Often there are issues adapting commercial door deadbolt systems and RV door sets to bus doors, due to the thickness of the bus door.  My door is 2.25" thick, and the best  matching deadbolt I could find was for 1.75".  I Tig-welded an extension to the operating rod, found longer through bolts to hold it all together, and had to modify the deadbolt bit in some way that I currently forget what I did, but I remember it being a PITA.  If I hadn't found that problem until after I had the holes drilled in the door (another adventure, drilling big holes in a stainless steel door, buy a brand new bi-metal hole saw, slow speed and keep the teeth cutting) I would have backed away from the project.

Brian
« Last Edit: October 06, 2010, 06:44:28 AM by bevans6 » Logged

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eddiepotts
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« Reply #4 on: October 06, 2010, 06:59:06 AM »

I have a schlage dead bolt. It works great but I could not tell you how it is in there. The air operator is the best way to go. You could also think about making a tank out of PVC pipe that you could valve out of your main bus air when you store it. 2' of 4" PVC pipe fix under the floor but attached to the top of your bay would hold allot of air.
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Ace
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« Reply #5 on: October 06, 2010, 07:33:23 AM »

I too have a Precvost with an air operated door and also experienced the door opening after the loss of air but, once I understood how the door works, I wouldn't change it for anything. It seals tight when in use and keeps all road and air noise gone. It locks and unlocks with a key just like any other lock. I did have to replace a "Norgren" valve under the dash and then it worked and has worked like the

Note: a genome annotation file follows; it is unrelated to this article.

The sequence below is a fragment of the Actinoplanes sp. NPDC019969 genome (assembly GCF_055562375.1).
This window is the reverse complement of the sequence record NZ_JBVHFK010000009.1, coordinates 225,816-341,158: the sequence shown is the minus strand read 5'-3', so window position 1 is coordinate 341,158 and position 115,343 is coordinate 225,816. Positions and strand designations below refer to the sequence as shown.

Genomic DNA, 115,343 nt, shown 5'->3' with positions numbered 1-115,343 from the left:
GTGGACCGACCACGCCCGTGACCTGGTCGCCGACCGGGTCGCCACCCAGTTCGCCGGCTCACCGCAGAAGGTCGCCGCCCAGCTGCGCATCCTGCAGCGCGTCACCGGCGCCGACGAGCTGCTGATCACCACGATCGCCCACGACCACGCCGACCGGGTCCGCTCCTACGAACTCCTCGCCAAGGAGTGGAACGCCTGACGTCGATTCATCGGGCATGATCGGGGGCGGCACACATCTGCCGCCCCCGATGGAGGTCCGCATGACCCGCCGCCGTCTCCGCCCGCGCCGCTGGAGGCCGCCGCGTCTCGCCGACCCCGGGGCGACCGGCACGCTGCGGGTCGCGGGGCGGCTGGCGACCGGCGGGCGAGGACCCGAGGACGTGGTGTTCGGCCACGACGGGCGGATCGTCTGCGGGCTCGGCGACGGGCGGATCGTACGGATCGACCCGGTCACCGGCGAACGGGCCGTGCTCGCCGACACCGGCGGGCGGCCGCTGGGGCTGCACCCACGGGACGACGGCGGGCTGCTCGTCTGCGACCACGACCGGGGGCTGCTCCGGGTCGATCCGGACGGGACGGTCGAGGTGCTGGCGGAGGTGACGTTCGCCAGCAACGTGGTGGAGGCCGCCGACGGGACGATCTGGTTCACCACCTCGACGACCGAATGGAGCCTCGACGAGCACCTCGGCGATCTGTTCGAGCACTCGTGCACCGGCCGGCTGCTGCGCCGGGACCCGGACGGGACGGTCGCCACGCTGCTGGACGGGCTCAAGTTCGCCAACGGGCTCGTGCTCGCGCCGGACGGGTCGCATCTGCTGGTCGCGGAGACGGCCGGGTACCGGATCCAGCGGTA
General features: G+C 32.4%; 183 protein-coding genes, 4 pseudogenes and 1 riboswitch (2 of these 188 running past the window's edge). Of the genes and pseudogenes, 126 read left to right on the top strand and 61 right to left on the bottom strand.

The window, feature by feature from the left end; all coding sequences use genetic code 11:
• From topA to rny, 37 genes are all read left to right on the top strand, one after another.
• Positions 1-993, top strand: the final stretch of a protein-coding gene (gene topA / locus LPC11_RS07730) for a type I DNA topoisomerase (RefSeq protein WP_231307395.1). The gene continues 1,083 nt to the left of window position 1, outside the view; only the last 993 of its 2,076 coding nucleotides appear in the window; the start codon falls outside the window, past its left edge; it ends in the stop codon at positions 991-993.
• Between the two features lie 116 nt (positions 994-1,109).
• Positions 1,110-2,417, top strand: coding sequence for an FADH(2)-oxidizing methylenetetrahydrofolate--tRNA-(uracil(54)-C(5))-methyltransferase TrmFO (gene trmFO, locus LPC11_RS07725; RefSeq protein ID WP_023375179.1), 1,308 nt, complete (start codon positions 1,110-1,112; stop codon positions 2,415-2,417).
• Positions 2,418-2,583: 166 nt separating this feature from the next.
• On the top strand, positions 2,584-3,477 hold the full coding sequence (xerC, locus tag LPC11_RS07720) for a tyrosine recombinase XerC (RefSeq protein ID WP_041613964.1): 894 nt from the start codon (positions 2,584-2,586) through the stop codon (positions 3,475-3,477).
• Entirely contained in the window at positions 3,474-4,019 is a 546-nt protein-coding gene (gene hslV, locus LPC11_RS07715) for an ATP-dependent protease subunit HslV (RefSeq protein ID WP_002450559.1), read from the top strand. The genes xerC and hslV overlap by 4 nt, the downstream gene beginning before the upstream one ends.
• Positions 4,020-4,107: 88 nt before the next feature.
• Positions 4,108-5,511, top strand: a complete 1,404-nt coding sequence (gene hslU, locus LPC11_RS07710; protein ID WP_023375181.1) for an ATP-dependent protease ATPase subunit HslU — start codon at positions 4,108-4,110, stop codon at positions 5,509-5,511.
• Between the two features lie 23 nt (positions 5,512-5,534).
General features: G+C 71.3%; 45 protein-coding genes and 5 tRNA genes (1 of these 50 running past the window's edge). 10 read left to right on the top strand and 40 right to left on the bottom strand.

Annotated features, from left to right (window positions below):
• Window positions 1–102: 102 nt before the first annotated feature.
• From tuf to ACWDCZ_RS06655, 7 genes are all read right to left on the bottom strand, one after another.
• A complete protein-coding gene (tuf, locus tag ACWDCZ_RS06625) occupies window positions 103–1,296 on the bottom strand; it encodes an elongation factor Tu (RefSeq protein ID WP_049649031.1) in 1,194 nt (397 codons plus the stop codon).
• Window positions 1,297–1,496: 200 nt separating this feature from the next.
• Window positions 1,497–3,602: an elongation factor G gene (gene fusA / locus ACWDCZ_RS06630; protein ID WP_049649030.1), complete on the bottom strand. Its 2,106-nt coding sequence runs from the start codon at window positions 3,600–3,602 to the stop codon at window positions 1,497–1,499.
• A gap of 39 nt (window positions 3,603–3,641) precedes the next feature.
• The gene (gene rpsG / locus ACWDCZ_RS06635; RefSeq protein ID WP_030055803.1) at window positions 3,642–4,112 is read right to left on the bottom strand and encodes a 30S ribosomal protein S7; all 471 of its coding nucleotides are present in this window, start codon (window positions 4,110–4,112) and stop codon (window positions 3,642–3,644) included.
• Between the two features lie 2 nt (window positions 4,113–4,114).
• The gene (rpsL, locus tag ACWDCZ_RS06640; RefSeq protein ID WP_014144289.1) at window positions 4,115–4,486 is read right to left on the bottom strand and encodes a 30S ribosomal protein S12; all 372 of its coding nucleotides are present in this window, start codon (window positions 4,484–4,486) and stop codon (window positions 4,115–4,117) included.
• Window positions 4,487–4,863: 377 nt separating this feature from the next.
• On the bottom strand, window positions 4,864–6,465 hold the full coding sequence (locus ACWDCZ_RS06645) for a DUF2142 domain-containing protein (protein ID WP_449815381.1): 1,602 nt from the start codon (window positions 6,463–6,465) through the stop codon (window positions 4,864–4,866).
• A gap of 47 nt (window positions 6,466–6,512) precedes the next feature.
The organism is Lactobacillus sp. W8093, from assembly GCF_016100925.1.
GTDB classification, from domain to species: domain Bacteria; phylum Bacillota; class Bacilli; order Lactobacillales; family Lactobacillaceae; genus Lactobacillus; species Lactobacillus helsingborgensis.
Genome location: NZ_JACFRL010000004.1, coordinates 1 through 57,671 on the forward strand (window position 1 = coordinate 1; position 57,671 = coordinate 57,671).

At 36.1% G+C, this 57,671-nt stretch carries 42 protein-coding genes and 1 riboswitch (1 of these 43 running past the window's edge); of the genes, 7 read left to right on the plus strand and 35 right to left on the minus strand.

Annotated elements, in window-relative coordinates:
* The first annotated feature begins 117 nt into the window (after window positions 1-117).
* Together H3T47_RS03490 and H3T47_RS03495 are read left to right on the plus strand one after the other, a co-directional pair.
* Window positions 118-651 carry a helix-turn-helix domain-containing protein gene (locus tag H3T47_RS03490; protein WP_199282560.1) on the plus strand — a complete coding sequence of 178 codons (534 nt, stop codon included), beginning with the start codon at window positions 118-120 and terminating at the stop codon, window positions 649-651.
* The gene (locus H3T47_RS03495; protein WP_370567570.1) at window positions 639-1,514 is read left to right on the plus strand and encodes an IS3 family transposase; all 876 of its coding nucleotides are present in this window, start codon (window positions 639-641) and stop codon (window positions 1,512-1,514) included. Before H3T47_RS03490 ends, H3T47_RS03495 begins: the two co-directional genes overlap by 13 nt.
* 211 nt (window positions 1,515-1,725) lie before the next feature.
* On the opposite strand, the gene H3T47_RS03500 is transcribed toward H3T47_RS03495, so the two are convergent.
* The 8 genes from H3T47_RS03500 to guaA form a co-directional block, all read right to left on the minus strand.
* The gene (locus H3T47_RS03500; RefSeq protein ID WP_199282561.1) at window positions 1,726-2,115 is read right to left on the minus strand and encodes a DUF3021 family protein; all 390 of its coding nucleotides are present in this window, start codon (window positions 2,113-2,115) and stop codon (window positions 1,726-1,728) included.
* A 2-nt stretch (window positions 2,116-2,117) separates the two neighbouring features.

engineers designed it to.
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Ace Rossi
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robertglines1
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« Reply #6 on: October 06, 2010, 08:34:16 AM »

Like Ace and Eddie,I to kept air door lock and just plumed in a aux tank with a check valve to keep it from back feeding into the bus air when it goes down..I put a button elect switch just above door handle to make it easier to open with one hand..Just run wires to pressure release valve for door..penetrating oil will help door release mech..Bob 89 prevost
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Melbo
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« Reply #7 on: October 06, 2010, 10:33:43 AM »

I got a commercial door lock and installed it on my 8 that uses a schlage key (you can get them with any keyway you want) so the key can be the same for your house apartment etc.

I use it when parked and the air when on the road.

If you want pictures I have them somewhere and can post them.

HTH

YMMV

Melbo
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John316
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« Reply #8 on: October 09, 2010, 09:02:06 AM »

Anja,

If you go with the one that Len posted, be warned. The parts are fairly hard to come by. And they are a lot more expensive then the prices listed. For example, the outside door handle was more on the order of $75, then the 50 that was listed in the price list.

Some of the part numbers are different too, so that makes procurement a bit challenging. For us it was tough to get everything to fit in that area. The latch part was a Peterbuilt part, and the handle was Freightliner. The door linkage we used the wire from a political sign (you know the cheap signs that have a wire bent in the shape of a U).

Anyways, this door latch works very well. However, it is not an easy install (at least on our door).

FWIW

God bless,

John
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« Reply #9 on: October 11, 2010, 08:23:06 AM »

On a side note, PVC isn't a good choice for compressed air. If it fails, it tends to shatter = shrapnel. A metal aux air tank would be a much safer choice.

PS:
Yes, I know lots of people have been using PVC for compressed air without incident, but I also know a few that have suffered the results of failure.

Compressible gases behave differently than incompressible liquids when a crack in the plumbing develops.